In certain frequency bands this system could replace acoustic absorber mats currently used in payload fairings. Testing and evaluation of this new system will continue in the next phase of the project.

Wednesday, November 6, 2019

Numerous polar storms on Saturn analyzed by the UPV/EHU's Planetary Sciences Group

Sanchez-Lavega's work appears under the title 'A complex storm system in Saturn's north polar atmosphere in 2018', and was produced in collaboration with Teresa del Rio-Gaztelurrutia, Jon Legarreta and Ricardo Hueso, lecturers at the Faculty of Engineering in Bilbao, and a large group of scientists of other nationalities. It was an amateur Brazilian astronomer who on 29 March, 2018, captured on telescope a brilliant white spot on the disc of the planet Saturn close to its north pole. A few days later the spot increased in size reaching a length of approximately 4,000 km and became the most noteworthy detail on the disc of the ringed planet. A second spot appeared further north on the planet a few months later, and sequentially over subsequent months, a third and fourth spot; the latter spots were much closer to the polar region on the edge of the famous Saturn hexagon that had never been previously observed. The spots drifted throughout all these months at varying speeds dragged along by the atmospheric winds that blow on Saturn like jet streams Eastwards and Westwards and whose intensity depends on the latitude. While the first spot, located further south at a speed of about 220 km/hour drifted Eastwards, the one located further north drifted at about 20 km/hour Westwards. This led to encounters between them; some passed close to others and in the course of their mutual interaction they generated atmospheric disturbances that spread throughout Saturn's polar region.



The features of the spots suggest that they are storms that burst as a result of convection in the deep water clouds about 200 km below the visible clouds. The hot, humid gas rises forcefully in Saturn's thin, hydrogen atmosphere and forms thick clouds of ammonia, which are the ones seen through the telescope.

"It is the first time that we have seen such a phenomenon of numerous storms at different latitudes. To date, we had seen small isolated storms or else the gigantic, rare ones known as the Great White Spots," said Agustin Sanchez-Lavega, who is leading this study. Strangely enough, the first storm arose inside a cyclonic vortex, according to images prior to the discovery and obtained months before the Cassini spacecraft was disposed of.

Long-lived, high intensity storms
According to the models developed to simulate these storms, their energy is midway between small and gigantic ones, but the mechanism causing them to gradually emerge at different altitudes on the planet is not known, and, more crucially, neither is it known how they manage to keep going for so long.

"On the Earth, storms of this type last a few days at the most, but on Saturn, the first of all the spots remained active for more than seven months," said Sanchez-Lavega. What is more, like the Great White Spots, the fresh storms have only been observed in the northern hemisphere (they've never been spotted in the south) and appear to have been in line with their formation rate of one every 30 to 60 years.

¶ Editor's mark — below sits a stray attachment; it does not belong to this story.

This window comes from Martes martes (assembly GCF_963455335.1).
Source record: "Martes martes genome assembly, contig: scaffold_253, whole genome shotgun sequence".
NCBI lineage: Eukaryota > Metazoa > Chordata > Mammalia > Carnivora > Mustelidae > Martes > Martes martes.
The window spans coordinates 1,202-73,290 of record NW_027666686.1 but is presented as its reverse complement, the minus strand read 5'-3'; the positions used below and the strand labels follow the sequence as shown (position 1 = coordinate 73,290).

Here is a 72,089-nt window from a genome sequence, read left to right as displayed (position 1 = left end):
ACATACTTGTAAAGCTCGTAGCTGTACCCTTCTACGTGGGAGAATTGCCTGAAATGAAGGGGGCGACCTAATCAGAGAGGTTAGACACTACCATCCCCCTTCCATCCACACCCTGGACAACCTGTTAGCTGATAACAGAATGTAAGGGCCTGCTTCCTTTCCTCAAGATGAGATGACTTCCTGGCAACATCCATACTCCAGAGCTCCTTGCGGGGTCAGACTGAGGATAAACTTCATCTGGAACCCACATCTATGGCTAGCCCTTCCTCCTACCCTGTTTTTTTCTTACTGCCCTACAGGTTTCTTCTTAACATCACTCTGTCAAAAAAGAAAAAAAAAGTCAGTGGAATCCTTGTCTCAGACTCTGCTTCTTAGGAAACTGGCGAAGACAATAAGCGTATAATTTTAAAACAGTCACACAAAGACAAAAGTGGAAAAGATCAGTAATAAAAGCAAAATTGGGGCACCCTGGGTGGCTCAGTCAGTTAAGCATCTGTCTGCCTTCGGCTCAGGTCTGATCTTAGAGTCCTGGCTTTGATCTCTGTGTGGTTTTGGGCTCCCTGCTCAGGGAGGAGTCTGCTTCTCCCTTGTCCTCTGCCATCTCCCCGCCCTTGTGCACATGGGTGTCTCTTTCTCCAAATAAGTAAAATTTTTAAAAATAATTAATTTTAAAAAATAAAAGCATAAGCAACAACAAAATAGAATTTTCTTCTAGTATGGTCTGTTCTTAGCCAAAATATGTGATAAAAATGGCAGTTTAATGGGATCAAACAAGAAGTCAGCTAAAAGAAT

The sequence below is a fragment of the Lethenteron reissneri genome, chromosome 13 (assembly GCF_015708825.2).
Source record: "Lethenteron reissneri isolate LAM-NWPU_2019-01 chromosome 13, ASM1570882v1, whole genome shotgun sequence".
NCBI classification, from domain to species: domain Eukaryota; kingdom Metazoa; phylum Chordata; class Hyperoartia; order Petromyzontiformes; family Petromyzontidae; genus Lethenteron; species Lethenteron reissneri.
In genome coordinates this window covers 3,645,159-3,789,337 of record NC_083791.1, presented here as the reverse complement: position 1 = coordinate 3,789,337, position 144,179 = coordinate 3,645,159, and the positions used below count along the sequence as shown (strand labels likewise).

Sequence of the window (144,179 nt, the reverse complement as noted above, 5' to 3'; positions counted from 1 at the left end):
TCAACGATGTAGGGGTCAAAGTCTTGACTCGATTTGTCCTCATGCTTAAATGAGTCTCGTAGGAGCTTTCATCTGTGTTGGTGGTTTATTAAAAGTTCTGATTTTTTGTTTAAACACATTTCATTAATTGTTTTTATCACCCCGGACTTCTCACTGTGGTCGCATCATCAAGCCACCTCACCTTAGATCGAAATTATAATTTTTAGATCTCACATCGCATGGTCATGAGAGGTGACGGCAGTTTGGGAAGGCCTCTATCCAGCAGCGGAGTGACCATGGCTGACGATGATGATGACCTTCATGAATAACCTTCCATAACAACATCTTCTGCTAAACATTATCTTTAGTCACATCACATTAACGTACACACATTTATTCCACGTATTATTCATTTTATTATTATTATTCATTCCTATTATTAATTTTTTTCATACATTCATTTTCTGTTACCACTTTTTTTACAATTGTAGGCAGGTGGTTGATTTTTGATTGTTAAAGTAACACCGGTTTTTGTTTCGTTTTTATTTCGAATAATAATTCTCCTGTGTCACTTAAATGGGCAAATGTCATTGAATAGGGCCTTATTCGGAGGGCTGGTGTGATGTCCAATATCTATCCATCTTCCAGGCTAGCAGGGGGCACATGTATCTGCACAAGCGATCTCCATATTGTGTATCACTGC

Like other planets with an atmosphere, Saturn is a natural laboratory where it is possible to study the meteorological phenomena taking place on our planet and to test out, under extreme conditions, the models used to explain and predict them.

The study was carried out in wide-ranging international collaboration that has involved the Cassini space mission, which was orbiting the planet until September 2017, the Hubble Space Telescope, the UPV/EHU's PlanetCam camera installed at the Calar Alto Observatory, and a whole network of amateur observers who provided the images allowing the evolution of the phenomenon to be monitored on a day-to-day basis.

Saturday, November 2, 2019

Astronomers catch wind rushing out of galaxy

Exploring the influence of galactic winds from a distant galaxy called Makani, UC San Diego's Alison Coil, Rhodes College's David Rupke and a group of collaborators from around the world made a novel discovery. Published in Nature, their study's findings provide direct evidence for the first time of the role of galactic winds - ejections of gas from galaxies - in creating the circumgalactic medium (CGM). It exists in the regions around galaxies, and it plays an active role in their cosmic evolution. The unique composition of Makani - meaning wind in Hawaiian - uniquely lent itself to the breakthrough findings. "Makani is not a typical galaxy," noted Coil, a physics professor at UC San Diego. "It's what's known as a late-stage major merger - two recently combined similarly massive galaxies, which came together because of the gravitational pull each felt from the other as they drew nearer. Galaxy mergers often lead to starburst events, when a substantial amount of gas present in the merging galaxies is compressed, resulting in a burst of new star births. Those new stars, in the case of Makani, likely caused the huge outflows - either in stellar winds or at the end of their lives when they exploded as supernovae." Coil explained that most of the gas in the universe inexplicably appears in the regions surrounding galaxies - not in the galaxies. Typically, when astronomers observe a galaxy, they are not witnessing it undergoing dramatic events - big mergers, the rearrangement of stars, the creation of multiple stars or driving huge, fast winds.